Hendrix College, 1600 Washington Ave, Conway AR 72032
Full assignment description
Training for the Digital Laptop Trainer
IC diagrams (alternative reference)
We use breadboards with TTL integrated-circuit chips when teaching
about logic circuits in Computing Systems Organization. Some students
find the intricacies of wiring quite a bother, and indeed we could
use logic circuit simulation software such as Logisim. But many other
students find that working with physical circuits is a nice change
of pace from the monotony of always doing assignments entirely on a
computer. It also ensures that students realize that the logic-circuit
concepts they are studying are
real in the sense that one can
actually build working circuits with them.
It can be difficult to come up with assignments that are
small enough to be built by students in the course of a week but
still do interesting things. We developed an assignment in which
students develop a
electric bugle, which features four
buttons, each corresponding to playing a different tone commonly
played by bugles. These four tones (low G, C, E, and high G) can
be used to play a wide variety of well-known bugle calls,
including Taps, Reveille, First Call, and Mess Call.
The basic idea is simple: The digital trainer we use is capable of generating a 2 KHz square wave, and we show the students how to wire a basic buzzer. The circuit the students build divides the square wave by 6, 7, 9, or 12 depending on which of four buttons is pressed — and the square wave must not be sent to the buzzer at all if none of the buttons are pressed. (Technically, the E should be generated by dividing the wave by 7.2 — but that's not feasible with an integer counter, and a more precise tuning would require more than four bits, which is all our counter IC (74LS161) can handle. Dividing by 7 is close enough to make the tunes easily recognizable.)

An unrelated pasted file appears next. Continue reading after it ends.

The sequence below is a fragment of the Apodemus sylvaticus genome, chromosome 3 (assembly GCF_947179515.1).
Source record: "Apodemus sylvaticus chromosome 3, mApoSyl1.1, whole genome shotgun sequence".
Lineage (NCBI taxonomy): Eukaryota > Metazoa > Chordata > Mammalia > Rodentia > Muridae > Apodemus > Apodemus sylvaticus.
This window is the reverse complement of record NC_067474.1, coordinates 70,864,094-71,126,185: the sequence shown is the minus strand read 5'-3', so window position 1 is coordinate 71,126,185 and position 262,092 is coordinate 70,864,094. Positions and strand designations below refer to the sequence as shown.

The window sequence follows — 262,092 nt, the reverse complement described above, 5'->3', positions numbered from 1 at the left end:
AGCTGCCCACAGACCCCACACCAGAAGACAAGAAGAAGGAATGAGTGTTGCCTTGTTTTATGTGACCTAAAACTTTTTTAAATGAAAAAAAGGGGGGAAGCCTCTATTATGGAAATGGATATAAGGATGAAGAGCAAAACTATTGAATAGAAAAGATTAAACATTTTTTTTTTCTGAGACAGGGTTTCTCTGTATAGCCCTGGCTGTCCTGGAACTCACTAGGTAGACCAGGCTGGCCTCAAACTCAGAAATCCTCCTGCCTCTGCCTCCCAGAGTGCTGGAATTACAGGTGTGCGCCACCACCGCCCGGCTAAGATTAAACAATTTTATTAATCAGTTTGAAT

The overall circuit requires using a counter IC as well as several simple logic-gate ICs. One frustrating piece of the assignment is that the square wave goes very quickly, making it quite difficult to debug the circuit. Consequently, the students often rely heavily on the instructor for debugging — though it usually doesn't take too much work to determine the problem. A fair fraction of students do manage to complete the assignment on their own.
The assignment depends on purchasing a kit of electronics supplies for each student. The kit we use, detailed on the Web page, should cost less than $200 per student. The most expensive piece by far is Kelvin's Laptop Digital Trainer.
In our Computing Systems Organization course, this is the second and final assignment using the breadboard. The first is a more traditional, simpler assignment just to get acquainted with the trainer, ICs, and breadboards. And after this assignment, the course moves on to higher levels of the machine, so we do not have more time to spend with logic circuits. And this is just as well: Building more complex circuits on breadboards would introduce difficulties beyond the course's learning goals.